Probate & Deceased Estates

17 Useful Tips for Executors of a Will!

Here are some tips that all executors should know

  1. The Funeral

    As executor you are responsible for organising and ultimately making payment for the funeral.
    [Read more…]

  2. The Will

    As executor you are responsible for finding the final will made by the deceased.
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  3. The Beneficiaries

    As executor it is your job to let the beneficiaries know that they have been mentioned in the will.
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  4. Renouncing Probate

    Occasionally it is sensible for an executor to decline to take on the role even though they have been named in the will.
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  5. Intermeddling

    Nobody is allowed to deal with the deceased person’s assets before probate has been granted, and then it is only the executor.
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  6. The Assets

    As executor it will be your job to identify the deceased person’s assets and liabilities.
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  7. Preserving the Assets and Maximising the Estate

    As executor you’ve got to keep the assets safe and take what opportunities are reasonably available to you in order to increase them, or at least avoid them depreciating or getting lost.
    [Read more…]. 

  8. The Death Certificate

    Normally the first medical practitioner who attends the deceased after his or her death will issue a medical death certificate. The original of this document will be given to the funeral director that you choose, who will use it to apply for a death certificate from the Registry of Births Deaths and Marriages.
    [Read more…]

  9. Probate, Letters of Administration or Neither?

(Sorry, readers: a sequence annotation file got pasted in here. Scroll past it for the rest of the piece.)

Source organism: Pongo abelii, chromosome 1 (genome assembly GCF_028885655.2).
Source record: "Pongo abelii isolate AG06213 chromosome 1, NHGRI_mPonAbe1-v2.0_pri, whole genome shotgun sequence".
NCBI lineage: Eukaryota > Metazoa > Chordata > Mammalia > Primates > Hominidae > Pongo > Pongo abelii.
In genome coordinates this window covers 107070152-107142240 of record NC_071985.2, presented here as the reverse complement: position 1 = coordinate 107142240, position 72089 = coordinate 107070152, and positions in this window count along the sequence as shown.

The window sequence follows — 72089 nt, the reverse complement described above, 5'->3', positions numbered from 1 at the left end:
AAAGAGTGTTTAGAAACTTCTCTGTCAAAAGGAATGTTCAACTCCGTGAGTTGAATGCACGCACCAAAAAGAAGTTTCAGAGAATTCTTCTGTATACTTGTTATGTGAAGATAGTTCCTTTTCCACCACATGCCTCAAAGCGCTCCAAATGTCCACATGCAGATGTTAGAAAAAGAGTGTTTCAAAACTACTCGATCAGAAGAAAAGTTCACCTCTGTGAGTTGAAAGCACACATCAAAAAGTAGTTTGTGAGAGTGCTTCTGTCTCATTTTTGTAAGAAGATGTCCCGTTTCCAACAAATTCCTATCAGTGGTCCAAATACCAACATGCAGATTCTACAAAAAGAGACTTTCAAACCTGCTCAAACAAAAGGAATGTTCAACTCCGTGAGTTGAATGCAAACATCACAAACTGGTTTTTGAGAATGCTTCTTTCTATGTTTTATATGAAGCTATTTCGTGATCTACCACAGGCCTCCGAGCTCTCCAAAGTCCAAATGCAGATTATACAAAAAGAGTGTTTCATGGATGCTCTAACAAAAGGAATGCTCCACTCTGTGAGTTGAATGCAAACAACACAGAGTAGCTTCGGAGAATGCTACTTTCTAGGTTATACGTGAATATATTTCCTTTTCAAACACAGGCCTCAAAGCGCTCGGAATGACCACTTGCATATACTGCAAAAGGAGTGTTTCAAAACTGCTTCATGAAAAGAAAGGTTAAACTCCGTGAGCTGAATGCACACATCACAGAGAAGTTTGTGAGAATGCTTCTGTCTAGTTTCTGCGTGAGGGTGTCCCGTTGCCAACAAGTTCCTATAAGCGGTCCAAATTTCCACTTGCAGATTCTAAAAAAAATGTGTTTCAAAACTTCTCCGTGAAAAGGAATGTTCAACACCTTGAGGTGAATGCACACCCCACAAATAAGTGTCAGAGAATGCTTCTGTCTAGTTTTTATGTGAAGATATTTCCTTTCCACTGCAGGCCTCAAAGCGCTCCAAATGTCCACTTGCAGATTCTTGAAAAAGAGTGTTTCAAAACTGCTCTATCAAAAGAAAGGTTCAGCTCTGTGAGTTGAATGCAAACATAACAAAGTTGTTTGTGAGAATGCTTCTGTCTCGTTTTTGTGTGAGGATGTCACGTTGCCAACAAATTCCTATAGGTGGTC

As executor one of the first things you will need to determine with your solicitor is whether it is necessary to get a grant of probate.
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  1. Publication of Notices

    As executor you will be responsible for putting the whole world on notice that you intend to obtain a grant of probate of what you understand to be the deceased’s last will.
    [Read more…]

  2. Claims against the Estate

    As executor you may have to deal with claimants who want to challenge the will or claim against the estate.
    [Read more…]

  3. Estate Expenses

    As executor of the estate you will be entitled to be reimbursed all reasonable expenses you pay on behalf of the estate.
    [Read more…]

  4. Executor’s Commission

    As executor you may be entitled to a payment for your “pains and trouble in administering the estate”.
    [Read more…]

  5. Timeline for Obtaining Probate and Administering the Estate

    As executor you will be giving an undertaking to the court that you will administer the estate in accordance with the law. This means meeting certain deadlines.
    [Read more…]

  6. Tax Returns

    As executor you will have the duty to obtain all necessary income tax assessments and getting them paid from estate money.
    [Read more…]

  7. Capital Gains Tax on Transferred Assets

    If you as executor arranged to sell an estate asset during the administration of the estate and that asset sale creates a CGT liability then it will be assessed in the estate’s tax returns and the tax liability paid out of estate money.
    [Read more…]

  8. Costs and Disbursements

    As executor of an estate you will almost certainly be instructing solicitors to act for you in obtaining a grant of probate and administering the estate.
    [Read more…]

Vital Tips for Executors Getting Probate

  • Locate the original will – Do not un-staple the will or write on it at all
  • Compile an inventory of assets and liabilities – check lost monies on government ASIC website
  • Protect the assets
  • Renounce if you do not want/can’t be an executor – it does not affect your entitlement as a beneficiary
  • Make sure insurance is in place – be careful of unoccupied property exclusions
  • Do not try to rush the process – accept that it takes time and do not give beneficiaries unrealistic expectations as you may be personally liable if you rush and miss something and there is not enough money left in the estate to cover it
  • Keep documentation organised and together so you can find information quickly when required
  • Communicate with beneficiaries regularly so they know what is happening and do not start to become upset with you because they are not properly informed of what is going on with the estate
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